Lunch was the main meal of the day and always included dessert. My gran and I used to play a little game during the main course. I would ask her what was for dessert and she would give one of two answers: 'wait and see' or 'hope it's set'. With all the wit at the disposal of a small child, I made acronyms out of those two phrases and began to ask her, "Is it 'was' or 'his' for dessert today, Gran?" to which she would respond with a fond look and a "ho ho ho" that I can't even begin to describe here, but that meant "grown-ups don't really find that funny, but I know you would like me to, and I don't want to hurt your feelings".
My Gran's desserts weren't very adventurous, it has to be said. I have since come to realise that this might have had something to do with my grandfather's rather conservative preferences. Sometimes the dessert was just a can of peaches with evaporated milk (still a favourite with my own family). Sometimes it was a tub of shop-bought ice cream served with a jar of ginger-in-syrup (I still remember those Chinese-style jars).
But sometimes, oh glorious sometimes, it was home made ice cream.
My gran used to make it using a metal ice tray (do you remember those?) with the divider bit removed. If that aluminium tray appeared at dessert time, I was transported with delight. It didn't happen often because it was quite expensive to make in large quantities, and it was very rich, which my grandfather would complain about. I could never understand why we were expected to declare everything delicious and marvelous and wonderful, while he was allowed to find fault... but I am not going to let my grandfather ruin this post as he did so many of my childhood meals, so let's move swiftly on, shall we? This is how you make Granny Norton's ice cream...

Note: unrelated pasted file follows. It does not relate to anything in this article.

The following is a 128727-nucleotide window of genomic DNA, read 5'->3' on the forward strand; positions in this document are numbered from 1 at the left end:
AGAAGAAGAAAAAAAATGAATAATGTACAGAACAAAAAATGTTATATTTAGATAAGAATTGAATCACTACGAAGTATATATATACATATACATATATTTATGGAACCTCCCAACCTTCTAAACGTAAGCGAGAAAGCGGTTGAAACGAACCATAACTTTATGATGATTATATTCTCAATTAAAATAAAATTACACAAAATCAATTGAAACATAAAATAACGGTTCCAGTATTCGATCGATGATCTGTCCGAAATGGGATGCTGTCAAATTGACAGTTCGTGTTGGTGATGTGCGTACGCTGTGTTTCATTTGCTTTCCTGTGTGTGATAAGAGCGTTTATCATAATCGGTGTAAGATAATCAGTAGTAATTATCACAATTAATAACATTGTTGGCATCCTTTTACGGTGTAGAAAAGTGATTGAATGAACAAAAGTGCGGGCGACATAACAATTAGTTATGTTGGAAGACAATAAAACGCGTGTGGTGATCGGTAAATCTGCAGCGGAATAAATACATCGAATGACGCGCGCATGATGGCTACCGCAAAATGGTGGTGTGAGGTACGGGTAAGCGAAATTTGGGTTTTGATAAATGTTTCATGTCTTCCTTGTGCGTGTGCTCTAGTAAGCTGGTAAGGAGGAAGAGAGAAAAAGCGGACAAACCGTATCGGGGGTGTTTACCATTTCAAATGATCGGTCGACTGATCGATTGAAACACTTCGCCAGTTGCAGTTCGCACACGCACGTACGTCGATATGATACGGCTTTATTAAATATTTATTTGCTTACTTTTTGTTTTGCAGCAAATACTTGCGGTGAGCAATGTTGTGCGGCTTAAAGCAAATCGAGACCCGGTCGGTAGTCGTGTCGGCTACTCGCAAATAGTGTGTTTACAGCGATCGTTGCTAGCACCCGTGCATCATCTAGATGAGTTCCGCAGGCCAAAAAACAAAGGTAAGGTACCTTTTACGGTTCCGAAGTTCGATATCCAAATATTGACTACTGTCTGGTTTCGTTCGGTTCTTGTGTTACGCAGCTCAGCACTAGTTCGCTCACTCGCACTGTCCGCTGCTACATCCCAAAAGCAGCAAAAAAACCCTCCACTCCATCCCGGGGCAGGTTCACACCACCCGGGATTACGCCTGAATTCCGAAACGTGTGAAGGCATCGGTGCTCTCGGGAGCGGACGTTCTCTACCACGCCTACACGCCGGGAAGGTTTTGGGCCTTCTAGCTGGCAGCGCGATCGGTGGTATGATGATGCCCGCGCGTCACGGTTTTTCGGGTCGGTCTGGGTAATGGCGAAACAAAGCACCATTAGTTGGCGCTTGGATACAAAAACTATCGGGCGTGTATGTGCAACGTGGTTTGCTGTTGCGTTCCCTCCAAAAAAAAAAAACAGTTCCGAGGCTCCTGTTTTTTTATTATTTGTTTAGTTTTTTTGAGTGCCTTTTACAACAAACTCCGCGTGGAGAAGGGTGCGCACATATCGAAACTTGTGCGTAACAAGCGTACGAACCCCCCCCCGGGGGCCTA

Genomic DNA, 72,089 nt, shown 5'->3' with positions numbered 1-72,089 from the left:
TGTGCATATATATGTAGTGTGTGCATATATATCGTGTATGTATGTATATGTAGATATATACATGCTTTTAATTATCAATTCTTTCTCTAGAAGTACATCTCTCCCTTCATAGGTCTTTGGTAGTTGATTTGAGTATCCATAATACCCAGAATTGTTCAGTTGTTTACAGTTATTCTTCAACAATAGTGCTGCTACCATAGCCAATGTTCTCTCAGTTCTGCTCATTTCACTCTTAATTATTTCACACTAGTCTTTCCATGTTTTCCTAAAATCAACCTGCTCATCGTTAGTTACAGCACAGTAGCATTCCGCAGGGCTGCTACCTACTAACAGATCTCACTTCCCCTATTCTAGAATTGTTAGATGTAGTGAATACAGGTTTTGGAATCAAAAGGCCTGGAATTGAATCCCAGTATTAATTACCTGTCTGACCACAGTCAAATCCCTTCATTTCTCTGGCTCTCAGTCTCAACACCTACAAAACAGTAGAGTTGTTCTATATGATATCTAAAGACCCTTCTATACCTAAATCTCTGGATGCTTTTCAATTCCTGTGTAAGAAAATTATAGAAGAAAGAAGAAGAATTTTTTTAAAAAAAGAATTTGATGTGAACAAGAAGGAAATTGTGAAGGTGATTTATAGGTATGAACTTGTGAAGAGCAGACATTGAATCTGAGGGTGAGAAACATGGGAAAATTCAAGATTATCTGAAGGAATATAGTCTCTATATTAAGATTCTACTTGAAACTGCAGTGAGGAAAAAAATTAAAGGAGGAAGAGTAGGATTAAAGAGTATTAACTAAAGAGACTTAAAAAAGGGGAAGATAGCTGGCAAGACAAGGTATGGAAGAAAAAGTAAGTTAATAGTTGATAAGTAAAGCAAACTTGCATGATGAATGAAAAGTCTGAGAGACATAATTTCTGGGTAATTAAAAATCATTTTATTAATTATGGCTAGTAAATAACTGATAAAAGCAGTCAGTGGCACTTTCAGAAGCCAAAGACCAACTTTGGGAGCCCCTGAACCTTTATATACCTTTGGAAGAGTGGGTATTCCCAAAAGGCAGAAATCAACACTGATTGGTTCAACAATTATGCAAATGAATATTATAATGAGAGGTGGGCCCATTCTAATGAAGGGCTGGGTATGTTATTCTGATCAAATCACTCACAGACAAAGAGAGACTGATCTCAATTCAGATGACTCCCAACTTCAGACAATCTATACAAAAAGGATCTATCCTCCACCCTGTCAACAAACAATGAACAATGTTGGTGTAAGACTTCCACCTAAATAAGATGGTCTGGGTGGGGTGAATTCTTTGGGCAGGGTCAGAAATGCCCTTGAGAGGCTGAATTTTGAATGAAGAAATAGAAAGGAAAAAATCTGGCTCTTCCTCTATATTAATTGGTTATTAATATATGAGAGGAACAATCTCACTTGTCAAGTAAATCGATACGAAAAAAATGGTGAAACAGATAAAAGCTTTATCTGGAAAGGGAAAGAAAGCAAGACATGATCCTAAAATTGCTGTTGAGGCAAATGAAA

410g tin evaporated milk
397g tin condensed milk
250ml water (or, if you want to be really decadent, cream - I use cream!)
5ml vanilla essence and/or flavouring of your choice (I used rose water this time... just yum!)
- Refrigerate the evaporated milk overnight or place in the deep freeze for two hours. I don't know why, but this really does make a difference to the texture of the finished ice cream.
- Beat all the ingredients together.
- Freeze until crystals begin to form.
- Remove from freezer and beat well.
- Freeze again until firm. This will give you roughly a litre of ice cream.
Oh, and it melts quite quickly, so don't leave it hanging around.